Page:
The year was 1984 and Prince's soon-to-be-iconic masterpiece, Purple Rain, was released to much fanfare. The seminal album and film featured a slew of hit singles ("When Doves Cry," "Let's Go Crazy," "Purple Rain," "I Would Die 4 U”) that have withstood the test of time for nearly 30 years. They also shone a spotlight on an amazing backing band, the Revolution, which shared the stage with Prince for many years. This past February, the band came together again in support of one of its own—to celebrate drummer “Bobby Z" Rivkin's one-year anniversary of surviving a near-fatal heart attack—and to raise heart health awareness and money for MyPurpleHeart.Org and the American Heart Association.
More than 1,500 friends and fans from around the world packed First Avenue in Minneapolis, the legendary venue that had a starring role in both the album and the movie. They came to see the band play together for the first time in years: longtime Prince sideman Matt “Doctor” Fink on keyboards, Bobby Z on drums, Brown Mark on bass and vocals, Lisa Coleman on keyboards and vocals, Dez Dickerson on guitar and vocals, Wendy Melvoin on guitar as well as lead and background vocals and longtime Prince sideman Eric Leeds on saxophone and Greg Sain and Bryna Marie Tally on additional backup vocals. Furthermore, the show brought back many of the original crew: drum tech Brad Marsh, guitar tech Mike Soltys, and respected FOH engineer Rob “Cubby” Colby, who worked with the band from 1982 to 1989 and mixed the benefit show on a DiGiCo SD7. DiGiCo national sales manager and Prince crew chief alum Matt Larson was the show's production manager, along with Mike Kranz as assistant PM and stage manager. Other key players in the production were lighting designer Roy Bennett, who helped support the First Avenue staff with Upstaging lighting, Greg Huber on monitors, and Eighth Day Sound.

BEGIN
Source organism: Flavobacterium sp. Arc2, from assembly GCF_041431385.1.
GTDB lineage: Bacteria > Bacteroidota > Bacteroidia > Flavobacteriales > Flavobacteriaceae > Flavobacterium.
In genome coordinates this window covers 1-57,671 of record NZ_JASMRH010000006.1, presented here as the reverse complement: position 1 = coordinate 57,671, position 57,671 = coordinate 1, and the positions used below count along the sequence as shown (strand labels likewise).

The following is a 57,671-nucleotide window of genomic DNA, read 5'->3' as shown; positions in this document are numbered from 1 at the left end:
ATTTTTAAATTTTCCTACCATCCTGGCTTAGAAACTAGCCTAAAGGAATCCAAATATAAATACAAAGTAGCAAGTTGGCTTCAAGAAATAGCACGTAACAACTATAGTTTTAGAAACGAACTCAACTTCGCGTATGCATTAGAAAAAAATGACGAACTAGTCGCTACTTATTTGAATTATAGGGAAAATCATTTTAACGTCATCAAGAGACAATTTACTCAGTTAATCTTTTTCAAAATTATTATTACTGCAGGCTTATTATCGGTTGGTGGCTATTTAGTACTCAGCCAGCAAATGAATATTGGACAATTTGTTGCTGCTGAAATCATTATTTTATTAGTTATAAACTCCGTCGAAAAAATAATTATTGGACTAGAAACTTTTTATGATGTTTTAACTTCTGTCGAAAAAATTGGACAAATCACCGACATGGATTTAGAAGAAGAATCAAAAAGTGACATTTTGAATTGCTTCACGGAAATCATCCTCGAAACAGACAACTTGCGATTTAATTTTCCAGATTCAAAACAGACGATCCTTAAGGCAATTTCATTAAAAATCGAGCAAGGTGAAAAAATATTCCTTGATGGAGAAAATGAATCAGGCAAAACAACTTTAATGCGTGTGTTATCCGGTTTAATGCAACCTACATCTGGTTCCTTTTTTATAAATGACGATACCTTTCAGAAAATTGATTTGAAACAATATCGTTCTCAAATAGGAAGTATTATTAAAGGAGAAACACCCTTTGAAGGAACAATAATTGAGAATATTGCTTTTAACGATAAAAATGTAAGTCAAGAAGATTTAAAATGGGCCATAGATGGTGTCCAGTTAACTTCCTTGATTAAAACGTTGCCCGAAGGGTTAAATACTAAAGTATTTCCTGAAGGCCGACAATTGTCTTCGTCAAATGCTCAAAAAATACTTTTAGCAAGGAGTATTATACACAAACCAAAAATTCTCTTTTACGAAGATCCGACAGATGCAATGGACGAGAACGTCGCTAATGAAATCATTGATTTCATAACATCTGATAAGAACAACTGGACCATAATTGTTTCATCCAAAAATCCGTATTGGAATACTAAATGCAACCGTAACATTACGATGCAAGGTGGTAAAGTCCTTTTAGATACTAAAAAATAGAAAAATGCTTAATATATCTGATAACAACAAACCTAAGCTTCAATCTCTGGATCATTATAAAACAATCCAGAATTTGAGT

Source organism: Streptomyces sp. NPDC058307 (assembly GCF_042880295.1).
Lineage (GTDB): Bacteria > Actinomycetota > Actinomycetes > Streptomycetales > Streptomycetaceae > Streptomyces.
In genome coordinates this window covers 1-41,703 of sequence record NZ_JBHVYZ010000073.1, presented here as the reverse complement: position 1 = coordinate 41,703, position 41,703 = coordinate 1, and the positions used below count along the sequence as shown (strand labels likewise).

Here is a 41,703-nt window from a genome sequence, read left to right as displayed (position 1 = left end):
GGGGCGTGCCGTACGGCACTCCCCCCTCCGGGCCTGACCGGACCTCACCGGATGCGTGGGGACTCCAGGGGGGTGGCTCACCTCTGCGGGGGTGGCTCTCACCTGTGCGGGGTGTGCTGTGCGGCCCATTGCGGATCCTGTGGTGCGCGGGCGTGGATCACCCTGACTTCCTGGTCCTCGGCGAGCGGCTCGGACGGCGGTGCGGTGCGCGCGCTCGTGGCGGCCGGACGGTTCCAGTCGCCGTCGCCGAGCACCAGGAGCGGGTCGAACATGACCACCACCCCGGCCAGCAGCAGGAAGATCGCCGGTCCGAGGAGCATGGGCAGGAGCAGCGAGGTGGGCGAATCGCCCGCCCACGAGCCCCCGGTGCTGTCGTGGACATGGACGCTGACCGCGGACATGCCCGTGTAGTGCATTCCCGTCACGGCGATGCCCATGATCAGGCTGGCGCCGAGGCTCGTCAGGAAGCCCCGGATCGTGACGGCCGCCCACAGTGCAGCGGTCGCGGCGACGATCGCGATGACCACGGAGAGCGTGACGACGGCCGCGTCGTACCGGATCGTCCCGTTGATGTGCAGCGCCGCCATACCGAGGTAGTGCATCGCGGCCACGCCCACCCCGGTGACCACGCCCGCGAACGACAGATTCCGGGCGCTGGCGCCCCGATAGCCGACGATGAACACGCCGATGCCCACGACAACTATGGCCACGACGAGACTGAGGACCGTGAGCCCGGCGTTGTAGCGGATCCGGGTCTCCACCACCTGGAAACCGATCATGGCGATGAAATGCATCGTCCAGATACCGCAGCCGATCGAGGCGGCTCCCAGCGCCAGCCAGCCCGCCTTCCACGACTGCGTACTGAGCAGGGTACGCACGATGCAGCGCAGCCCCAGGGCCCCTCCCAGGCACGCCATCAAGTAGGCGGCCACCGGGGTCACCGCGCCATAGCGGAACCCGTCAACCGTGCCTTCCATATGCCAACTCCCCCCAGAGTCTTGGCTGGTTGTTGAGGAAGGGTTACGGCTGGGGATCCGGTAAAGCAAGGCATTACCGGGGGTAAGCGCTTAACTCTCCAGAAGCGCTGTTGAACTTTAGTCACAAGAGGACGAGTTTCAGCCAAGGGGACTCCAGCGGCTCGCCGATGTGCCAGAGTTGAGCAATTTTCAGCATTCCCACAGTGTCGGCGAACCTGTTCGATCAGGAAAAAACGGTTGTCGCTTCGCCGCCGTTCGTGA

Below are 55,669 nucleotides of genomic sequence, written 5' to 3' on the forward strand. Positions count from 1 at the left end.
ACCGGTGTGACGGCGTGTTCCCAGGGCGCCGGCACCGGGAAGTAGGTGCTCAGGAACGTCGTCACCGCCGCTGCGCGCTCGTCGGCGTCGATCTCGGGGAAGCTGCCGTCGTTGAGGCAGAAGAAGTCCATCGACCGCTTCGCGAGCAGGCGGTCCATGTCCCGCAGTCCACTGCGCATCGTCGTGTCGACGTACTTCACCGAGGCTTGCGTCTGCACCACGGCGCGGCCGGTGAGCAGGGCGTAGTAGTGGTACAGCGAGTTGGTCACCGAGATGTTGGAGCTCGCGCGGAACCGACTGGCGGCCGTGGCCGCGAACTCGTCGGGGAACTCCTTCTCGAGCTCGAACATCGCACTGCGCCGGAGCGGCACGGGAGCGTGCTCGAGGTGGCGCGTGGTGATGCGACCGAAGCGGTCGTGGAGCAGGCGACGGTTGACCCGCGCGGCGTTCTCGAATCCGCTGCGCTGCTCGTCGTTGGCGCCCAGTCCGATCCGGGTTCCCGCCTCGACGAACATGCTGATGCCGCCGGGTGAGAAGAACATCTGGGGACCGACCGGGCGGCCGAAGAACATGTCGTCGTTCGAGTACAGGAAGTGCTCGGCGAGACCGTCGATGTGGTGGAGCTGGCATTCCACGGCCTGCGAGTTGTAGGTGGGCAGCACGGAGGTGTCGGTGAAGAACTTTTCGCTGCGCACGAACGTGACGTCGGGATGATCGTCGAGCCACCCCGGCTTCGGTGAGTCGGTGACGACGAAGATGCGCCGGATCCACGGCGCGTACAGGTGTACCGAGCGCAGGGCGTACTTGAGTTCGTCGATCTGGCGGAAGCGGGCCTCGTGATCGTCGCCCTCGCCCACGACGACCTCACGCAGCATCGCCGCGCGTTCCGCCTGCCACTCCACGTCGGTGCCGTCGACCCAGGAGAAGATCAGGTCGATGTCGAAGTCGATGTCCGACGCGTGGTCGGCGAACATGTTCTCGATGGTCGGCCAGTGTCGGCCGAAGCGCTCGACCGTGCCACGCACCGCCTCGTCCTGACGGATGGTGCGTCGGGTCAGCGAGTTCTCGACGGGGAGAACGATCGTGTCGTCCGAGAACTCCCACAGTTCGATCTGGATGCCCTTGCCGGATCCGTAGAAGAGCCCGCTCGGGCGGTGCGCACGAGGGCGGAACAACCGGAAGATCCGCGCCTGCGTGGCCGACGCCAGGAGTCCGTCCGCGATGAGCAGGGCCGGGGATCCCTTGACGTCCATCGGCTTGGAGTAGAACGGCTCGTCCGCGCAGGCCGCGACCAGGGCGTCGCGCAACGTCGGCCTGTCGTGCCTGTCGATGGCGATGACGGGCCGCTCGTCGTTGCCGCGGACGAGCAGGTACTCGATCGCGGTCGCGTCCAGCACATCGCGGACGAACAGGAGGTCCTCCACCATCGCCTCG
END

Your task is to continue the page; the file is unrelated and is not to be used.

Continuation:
“A show of this magnitude, which would've normally taken months to pull off, came together in a matter of weeks,” said Larson. “Because it was a benefit, we really wanted it to be a first-class event as one would expect. One of the more difficult tasks was getting the original sounds that were used, as well as getting gear that we needed to pull it off. In addition, when you try to pull off an event like this with past members of a band, you usually get mixed up into all sorts of legal clearances to protect the rights of the brand. Prince was very gracious to make sure the lawyers did not get involved and allowed us to promote this as a true Revolution benefit, which we respected.”
“Not only was the reunion an incredible show for an incredible cause,” Larson continued, “but also, having all the crew and band together again put it all in perspective. Rallying around Bobby, we were reminded of how precious life is and it renewed the bond amongst the Revolution family—a brotherhood that grew out of touring together so many years ago. And the fact that we were able to raise money for the Heart Association while having a great party was the perfect way to celebrate Bobby's milestone. In many ways, it was like the high school reunion you all wanted to go to. I'm certain all the touring folks understand the lifelong friendships that are made when you tour together, and how fortunate we are to be in such a great industry.”